There are several avenues available to obtain more information on the chemicals you and your child may be exposed to in the animal facilities or research laboratories. There are Material Safety Data Sheets (MSDS) available for you to read to determine potential risks.  In addition, you should contact your obstetrician and/or an occupational medicine physician at UHS to discuss additional precautions that you should take during your pregnancy.  With the information available, you and your health care provider can make an informed decision about the potential risks to your baby.

If you are immunosuppressed or have a chronic medical condition, it is important to assess the risks associated with working around animals.  There are certain diseases that may not cause illness in a person with a fully functional immune system that may cause serious disease in an immunosuppressed individual.  It is important to discuss the risks with your health care provider and/or an occupational medicine physician at UHS.

Animal Bites and Scratches

If you are scratched or bitten by an animal other than a macaque, it is important to wash the wound thoroughly with soap and water.  All animals, including barrier-housed rodents, have bacteria in their mouths and under their claws, which have the capacity to cause infection if a scratch or bite is not cleaned immediately.  After the wound has been cleaned, report to UHS for documentation and treatment of the wound.  All costs incurred by UIC employees for job-related animal scratches or bites is covered by UIC.  Following evaluation at UHS, fill out an accident report (Form No. Rm-01, University of Illinois Supervisors First Report of Occupational Injury or Illness) explaining the nature and circumstances involving the scratch or bite.  Accident report forms are available from your department.  People who are immunosuppressed should have the wound checked by their physician due to a greater chance of developing serious complications following an animal-inflicted wound.  If you are injured after hours, you must go to the UIC Emergency Room for documentation and treatment of the wound.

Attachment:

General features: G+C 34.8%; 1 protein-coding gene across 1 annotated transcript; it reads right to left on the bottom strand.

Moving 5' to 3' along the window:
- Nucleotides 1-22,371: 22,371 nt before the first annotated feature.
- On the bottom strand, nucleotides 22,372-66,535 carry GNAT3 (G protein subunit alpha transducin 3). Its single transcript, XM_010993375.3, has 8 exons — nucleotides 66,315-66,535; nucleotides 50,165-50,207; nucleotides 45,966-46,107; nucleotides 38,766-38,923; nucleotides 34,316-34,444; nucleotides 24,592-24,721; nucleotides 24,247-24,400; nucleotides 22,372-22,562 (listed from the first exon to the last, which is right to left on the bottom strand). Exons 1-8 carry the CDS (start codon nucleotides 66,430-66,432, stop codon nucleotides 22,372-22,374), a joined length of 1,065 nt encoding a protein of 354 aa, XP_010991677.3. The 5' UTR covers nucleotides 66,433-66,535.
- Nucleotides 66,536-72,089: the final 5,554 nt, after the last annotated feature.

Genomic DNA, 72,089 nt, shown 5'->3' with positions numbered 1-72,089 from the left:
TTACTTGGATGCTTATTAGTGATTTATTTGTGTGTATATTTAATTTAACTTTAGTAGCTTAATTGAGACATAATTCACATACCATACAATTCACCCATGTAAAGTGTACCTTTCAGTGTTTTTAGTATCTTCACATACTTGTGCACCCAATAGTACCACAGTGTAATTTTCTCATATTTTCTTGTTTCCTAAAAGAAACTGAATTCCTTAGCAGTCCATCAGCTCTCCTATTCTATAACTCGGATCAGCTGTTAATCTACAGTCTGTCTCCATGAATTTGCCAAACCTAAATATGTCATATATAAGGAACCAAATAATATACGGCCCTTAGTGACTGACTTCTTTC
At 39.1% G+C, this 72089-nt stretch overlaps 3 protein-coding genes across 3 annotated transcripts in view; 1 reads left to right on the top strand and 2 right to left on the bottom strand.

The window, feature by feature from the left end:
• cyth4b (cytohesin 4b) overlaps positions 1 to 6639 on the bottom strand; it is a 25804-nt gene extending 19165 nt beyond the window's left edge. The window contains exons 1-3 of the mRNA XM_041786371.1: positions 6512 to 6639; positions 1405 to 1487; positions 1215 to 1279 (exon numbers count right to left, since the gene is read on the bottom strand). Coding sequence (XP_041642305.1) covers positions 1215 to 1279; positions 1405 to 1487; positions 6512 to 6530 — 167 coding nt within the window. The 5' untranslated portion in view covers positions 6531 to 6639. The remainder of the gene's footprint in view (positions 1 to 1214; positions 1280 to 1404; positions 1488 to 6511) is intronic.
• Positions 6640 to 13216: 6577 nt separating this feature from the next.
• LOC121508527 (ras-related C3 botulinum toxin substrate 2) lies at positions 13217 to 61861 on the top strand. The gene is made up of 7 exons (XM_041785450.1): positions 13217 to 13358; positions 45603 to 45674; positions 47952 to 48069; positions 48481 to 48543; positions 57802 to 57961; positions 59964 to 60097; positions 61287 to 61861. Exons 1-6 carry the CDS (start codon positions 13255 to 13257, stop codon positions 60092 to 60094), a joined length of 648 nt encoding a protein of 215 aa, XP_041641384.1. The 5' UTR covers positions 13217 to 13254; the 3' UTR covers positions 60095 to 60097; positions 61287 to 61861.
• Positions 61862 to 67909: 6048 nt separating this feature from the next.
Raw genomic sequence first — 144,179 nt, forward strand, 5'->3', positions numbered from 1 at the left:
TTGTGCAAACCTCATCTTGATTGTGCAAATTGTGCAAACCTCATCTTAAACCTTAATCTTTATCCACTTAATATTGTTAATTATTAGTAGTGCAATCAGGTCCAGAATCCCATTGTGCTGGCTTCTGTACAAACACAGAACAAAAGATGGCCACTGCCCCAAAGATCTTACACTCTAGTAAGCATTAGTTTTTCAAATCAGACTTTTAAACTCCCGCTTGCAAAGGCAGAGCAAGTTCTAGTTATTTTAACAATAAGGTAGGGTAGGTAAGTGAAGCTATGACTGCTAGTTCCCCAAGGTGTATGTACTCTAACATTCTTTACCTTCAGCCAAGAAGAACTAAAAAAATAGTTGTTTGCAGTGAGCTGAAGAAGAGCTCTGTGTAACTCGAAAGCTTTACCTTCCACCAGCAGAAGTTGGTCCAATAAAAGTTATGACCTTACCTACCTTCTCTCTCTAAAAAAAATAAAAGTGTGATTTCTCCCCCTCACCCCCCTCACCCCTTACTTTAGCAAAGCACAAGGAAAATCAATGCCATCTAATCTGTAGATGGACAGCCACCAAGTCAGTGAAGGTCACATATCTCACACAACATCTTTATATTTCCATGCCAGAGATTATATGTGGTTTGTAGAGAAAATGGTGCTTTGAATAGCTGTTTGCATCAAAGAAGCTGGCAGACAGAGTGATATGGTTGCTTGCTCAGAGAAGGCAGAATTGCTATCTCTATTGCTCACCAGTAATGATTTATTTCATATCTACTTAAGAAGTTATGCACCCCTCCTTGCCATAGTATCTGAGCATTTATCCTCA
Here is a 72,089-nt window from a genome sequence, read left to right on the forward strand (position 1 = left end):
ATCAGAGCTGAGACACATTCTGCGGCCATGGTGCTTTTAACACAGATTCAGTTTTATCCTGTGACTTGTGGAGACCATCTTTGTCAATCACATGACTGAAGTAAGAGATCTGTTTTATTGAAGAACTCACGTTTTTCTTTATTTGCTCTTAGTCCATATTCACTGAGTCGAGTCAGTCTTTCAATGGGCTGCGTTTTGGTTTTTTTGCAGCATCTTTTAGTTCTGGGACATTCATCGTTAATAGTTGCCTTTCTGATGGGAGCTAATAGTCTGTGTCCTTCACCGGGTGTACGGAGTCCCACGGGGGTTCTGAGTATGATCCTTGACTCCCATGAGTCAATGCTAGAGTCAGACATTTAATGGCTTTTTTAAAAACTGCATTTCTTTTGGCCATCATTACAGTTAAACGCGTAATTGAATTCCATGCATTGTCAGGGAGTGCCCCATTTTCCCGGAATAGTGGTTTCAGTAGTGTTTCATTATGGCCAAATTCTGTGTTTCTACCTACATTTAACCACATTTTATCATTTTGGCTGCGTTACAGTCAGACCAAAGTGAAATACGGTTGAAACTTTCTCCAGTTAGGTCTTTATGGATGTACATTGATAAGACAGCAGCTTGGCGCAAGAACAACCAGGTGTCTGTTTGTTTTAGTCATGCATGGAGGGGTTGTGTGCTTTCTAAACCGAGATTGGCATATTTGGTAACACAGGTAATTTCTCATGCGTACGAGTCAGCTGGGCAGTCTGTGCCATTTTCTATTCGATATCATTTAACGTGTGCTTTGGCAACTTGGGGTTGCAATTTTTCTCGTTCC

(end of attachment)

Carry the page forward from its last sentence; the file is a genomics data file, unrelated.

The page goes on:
Due to potential exposure to rabies, all dog, cat, and ferret bites must be reported to the Cook County Department of Public Health.  Report bites from these animals to a member of the BRL veterinary staff to ensure proper documentation of an injury.

For individuals scratched or bitten by a macaque monkey (rhesus, cynomolgus), the B-virus exposure protocol must be followed.  The B-virus protocol includes informing the primate floor supervisor or veterinarian, washing the wound with soap and water for 15 minutes, and collecting diagnostic samples at UHS.

Following a scratch or bite, it is important to look for signs that may indicate that the wound has become infected, such as fever, a hot, swollen, red wound, or swollen lymph nodes.  To minimize these complications, protect the wound with a bandage until it is completely healed.  If you develop an infection, please consult UHS.

Although it is important to clean a wound to avoid contracting a zoonotic disease, it is even more important to prevent these types of injuries. First, it is vital that you are familiar with proper restraint and handling techniques.  Animals may bite or scratch if they are not handled properly.  The use of species-specific restraint devices can be a great help when you do not have an additional person to assist in handling an animal. Second, it is necessary to be knowledgeable of species-specific behaviors, including signs of aggression or fear, which may precede an injury to a handler.  If you are not familiar with proper handling techniques or normal behavior patterns, please feel free to call a member of the BRL veterinary staff for further training.  Third, you should wear appropriate protective clothing to avoid injuries, which may include reinforced rubber, cloth, or leather gloves, depending on the species to be handled.